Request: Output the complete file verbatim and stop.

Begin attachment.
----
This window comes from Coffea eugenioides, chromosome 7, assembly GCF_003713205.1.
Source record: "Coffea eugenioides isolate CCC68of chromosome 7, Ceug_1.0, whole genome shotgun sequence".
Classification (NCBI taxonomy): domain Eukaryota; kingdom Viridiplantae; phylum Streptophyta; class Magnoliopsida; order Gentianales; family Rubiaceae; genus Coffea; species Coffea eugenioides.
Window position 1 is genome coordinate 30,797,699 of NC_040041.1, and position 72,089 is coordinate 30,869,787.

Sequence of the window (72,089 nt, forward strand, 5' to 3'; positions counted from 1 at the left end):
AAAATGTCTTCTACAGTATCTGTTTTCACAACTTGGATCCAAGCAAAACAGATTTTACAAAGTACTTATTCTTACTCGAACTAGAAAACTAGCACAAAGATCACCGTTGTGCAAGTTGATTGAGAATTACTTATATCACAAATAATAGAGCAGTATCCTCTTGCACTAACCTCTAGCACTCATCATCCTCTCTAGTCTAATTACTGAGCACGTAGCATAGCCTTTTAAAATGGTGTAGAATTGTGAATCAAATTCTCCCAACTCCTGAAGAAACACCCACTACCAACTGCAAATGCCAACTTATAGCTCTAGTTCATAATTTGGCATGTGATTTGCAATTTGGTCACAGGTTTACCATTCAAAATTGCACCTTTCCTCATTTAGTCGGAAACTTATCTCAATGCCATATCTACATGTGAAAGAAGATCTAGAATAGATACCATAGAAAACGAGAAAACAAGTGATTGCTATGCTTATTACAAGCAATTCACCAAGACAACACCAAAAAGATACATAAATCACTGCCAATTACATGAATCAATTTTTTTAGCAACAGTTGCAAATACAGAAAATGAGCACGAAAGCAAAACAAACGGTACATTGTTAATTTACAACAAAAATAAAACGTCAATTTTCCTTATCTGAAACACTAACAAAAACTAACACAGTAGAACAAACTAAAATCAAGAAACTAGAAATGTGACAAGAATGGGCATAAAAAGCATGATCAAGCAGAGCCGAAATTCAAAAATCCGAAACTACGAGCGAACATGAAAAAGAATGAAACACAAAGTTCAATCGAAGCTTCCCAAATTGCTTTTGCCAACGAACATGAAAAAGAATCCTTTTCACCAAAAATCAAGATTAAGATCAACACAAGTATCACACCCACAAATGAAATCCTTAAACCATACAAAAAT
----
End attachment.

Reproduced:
This window comes from Coffea eugenioides, chromosome 7, assembly GCF_003713205.1.
Source record: "Coffea eugenioides isolate CCC68of chromosome 7, Ceug_1.0, whole genome shotgun sequence".
Classification (NCBI taxonomy): domain Eukaryota; kingdom Viridiplantae; phylum Streptophyta; class Magnoliopsida; order Gentianales; family Rubiaceae; genus Coffea; species Coffea eugenioides.
Window position 1 is genome coordinate 30,797,699 of NC_040041.1, and position 72,089 is coordinate 30,869,787.

Sequence of the window (72,089 nt, forward strand, 5' to 3'; positions counted from 1 at the left end):
AAAATGTCTTCTACAGTATCTGTTTTCACAACTTGGATCCAAGCAAAACAGATTTTACAAAGTACTTATTCTTACTCGAACTAGAAAACTAGCACAAAGATCACCGTTGTGCAAGTTGATTGAGAATTACTTATATCACAAATAATAGAGCAGTATCCTCTTGCACTAACCTCTAGCACTCATCATCCTCTCTAGTCTAATTACTGAGCACGTAGCATAGCCTTTTAAAATGGTGTAGAATTGTGAATCAAATTCTCCCAACTCCTGAAGAAACACCCACTACCAACTGCAAATGCCAACTTATAGCTCTAGTTCATAATTTGGCATGTGATTTGCAATTTGGTCACAGGTTTACCATTCAAAATTGCACCTTTCCTCATTTAGTCGGAAACTTATCTCAATGCCATATCTACATGTGAAAGAAGATCTAGAATAGATACCATAGAAAACGAGAAAACAAGTGATTGCTATGCTTATTACAAGCAATTCACCAAGACAACACCAAAAAGATACATAAATCACTGCCAATTACATGAATCAATTTTTTTAGCAACAGTTGCAAATACAGAAAATGAGCACGAAAGCAAAACAAACGGTACATTGTTAATTTACAACAAAAATAAAACGTCAATTTTCCTTATCTGAAACACTAACAAAAACTAACACAGTAGAACAAACTAAAATCAAGAAACTAGAAATGTGACAAGAATGGGCATAAAAAGCATGATCAAGCAGAGCCGAAATTCAAAAATCCGAAACTACGAGCGAACATGAAAAAGAATGAAACACAAAGTTCAATCGAAGCTTCCCAAATTGCTTTTGCCAACGAACATGAAAAAGAATCCTTTTCACCAAAAATCAAGATTAAGATCAACACAAGTATCACACCCACAAATGAAATCCTTAAACCATACAAAAAT